That's a way of approaching life I can relate to. Fallows is a fascinated observer of China's immense energy and variety.
He's at his best at describing China's participation in economic globalization: people in this country maxed out their credit to consume imported goods while the Asian colossus built its manufacturing base, improved its workers' living standards, and fended off any impulse toward popular rule. He wants us to understand that for most Chinese, life is getting better, despite ruthlessly exploitative early stage capitalist development, miserably polluted air, and corrupt or arbitrary officialdom. Until our credit froze up, Chinese labored incessantly and we consumed their products cheaply, while the Chinese government used currency regulations to capture much of their national surplus -- and parked a great deal of that in U.S. government bonds. It was a neat system, now endangered by the global recession.
And the United States seemed oblivious to the system's underlying meaning before the current downturn. Fallows points to U.S. follies:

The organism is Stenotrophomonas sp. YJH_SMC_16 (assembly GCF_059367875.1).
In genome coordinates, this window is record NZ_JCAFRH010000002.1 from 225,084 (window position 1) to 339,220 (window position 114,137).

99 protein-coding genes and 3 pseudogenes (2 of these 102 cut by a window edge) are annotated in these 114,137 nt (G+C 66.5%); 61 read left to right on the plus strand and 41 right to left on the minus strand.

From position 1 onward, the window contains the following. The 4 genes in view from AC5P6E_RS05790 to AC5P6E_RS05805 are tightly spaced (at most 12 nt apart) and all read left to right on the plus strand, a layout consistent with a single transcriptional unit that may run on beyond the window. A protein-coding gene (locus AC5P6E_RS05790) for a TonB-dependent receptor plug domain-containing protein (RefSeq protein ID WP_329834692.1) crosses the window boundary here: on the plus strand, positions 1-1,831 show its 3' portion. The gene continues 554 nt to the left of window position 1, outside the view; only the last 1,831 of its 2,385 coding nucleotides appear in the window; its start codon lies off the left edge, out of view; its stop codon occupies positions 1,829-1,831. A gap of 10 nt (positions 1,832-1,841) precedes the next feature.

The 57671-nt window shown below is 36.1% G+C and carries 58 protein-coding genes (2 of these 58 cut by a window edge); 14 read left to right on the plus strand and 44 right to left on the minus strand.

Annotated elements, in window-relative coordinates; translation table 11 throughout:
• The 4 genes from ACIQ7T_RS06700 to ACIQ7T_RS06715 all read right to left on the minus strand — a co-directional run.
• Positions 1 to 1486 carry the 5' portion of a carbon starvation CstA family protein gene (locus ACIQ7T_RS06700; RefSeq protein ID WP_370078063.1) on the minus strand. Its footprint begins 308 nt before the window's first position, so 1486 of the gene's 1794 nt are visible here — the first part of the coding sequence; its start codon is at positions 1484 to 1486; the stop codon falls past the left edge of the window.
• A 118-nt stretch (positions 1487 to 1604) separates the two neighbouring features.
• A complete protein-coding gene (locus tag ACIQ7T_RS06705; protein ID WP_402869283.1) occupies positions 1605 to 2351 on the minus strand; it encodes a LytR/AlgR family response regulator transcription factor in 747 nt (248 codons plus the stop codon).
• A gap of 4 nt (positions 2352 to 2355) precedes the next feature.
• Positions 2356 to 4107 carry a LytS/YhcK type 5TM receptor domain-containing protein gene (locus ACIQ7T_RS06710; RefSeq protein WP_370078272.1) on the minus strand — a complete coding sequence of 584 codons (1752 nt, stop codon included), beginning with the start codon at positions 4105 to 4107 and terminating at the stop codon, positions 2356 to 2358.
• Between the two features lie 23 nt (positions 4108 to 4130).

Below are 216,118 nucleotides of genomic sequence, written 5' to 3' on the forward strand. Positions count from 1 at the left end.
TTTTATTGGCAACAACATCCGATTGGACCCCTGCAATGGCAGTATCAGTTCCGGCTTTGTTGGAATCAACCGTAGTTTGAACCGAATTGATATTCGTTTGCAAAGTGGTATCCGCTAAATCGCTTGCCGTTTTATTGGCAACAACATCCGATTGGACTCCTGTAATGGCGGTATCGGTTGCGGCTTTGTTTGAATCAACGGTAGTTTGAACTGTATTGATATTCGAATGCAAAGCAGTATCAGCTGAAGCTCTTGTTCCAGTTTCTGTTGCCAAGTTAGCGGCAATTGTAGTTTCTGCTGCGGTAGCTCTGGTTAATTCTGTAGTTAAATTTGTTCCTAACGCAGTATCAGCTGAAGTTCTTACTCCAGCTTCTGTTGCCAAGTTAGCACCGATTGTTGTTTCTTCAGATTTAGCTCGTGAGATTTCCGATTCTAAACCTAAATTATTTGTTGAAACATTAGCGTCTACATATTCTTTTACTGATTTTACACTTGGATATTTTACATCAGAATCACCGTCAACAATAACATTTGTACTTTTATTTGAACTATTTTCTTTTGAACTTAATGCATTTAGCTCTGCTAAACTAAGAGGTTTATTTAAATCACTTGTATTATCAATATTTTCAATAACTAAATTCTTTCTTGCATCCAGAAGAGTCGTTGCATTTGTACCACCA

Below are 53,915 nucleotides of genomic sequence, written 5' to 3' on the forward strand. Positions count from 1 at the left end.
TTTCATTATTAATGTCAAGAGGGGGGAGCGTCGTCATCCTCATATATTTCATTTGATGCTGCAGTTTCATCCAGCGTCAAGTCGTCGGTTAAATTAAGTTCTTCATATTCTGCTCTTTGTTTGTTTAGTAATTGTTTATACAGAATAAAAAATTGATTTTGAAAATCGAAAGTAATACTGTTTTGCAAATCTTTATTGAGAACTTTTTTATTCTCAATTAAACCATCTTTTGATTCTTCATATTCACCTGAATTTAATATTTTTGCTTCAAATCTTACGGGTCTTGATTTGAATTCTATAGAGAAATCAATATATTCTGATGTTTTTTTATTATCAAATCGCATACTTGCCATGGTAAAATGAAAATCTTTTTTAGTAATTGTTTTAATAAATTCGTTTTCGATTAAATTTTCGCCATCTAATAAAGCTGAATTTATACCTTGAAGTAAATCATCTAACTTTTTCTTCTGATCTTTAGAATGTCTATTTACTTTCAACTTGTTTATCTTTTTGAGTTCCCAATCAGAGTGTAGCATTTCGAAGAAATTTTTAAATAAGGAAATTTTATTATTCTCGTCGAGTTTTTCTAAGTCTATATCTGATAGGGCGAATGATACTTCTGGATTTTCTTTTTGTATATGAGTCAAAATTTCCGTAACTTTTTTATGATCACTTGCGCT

Maybe in the current rather dire economic context, this country can get on with correcting some of the inequalities we've built into our own society, rather than fixating on the log we see in China's eye.
Fallows wants us not to gloss over the hopefulness in China. It's not all bad -- the scale of the place is so large, that where something good is happening, it is very good indeed. A sample: he visited a cement plant where an engineer had figured out how to capture heat normally wasted in the process and convert it to electric power.
Chinese, not surprisingly, want a chance to live like people whose industrialization has already passed through its unchecked polluting phase -- and we can't stop them from trying, but we can join them in looking for technological solutions to enable the human species to survive trying to give far more of its members a better standard of living.
Postcards is an informative and easy read to ruminate on. James Fallows also writes a blog where, in addition to sharing stories of China, he opines on whatever interests him. Reading it is a great way to live in a somewhat wider world.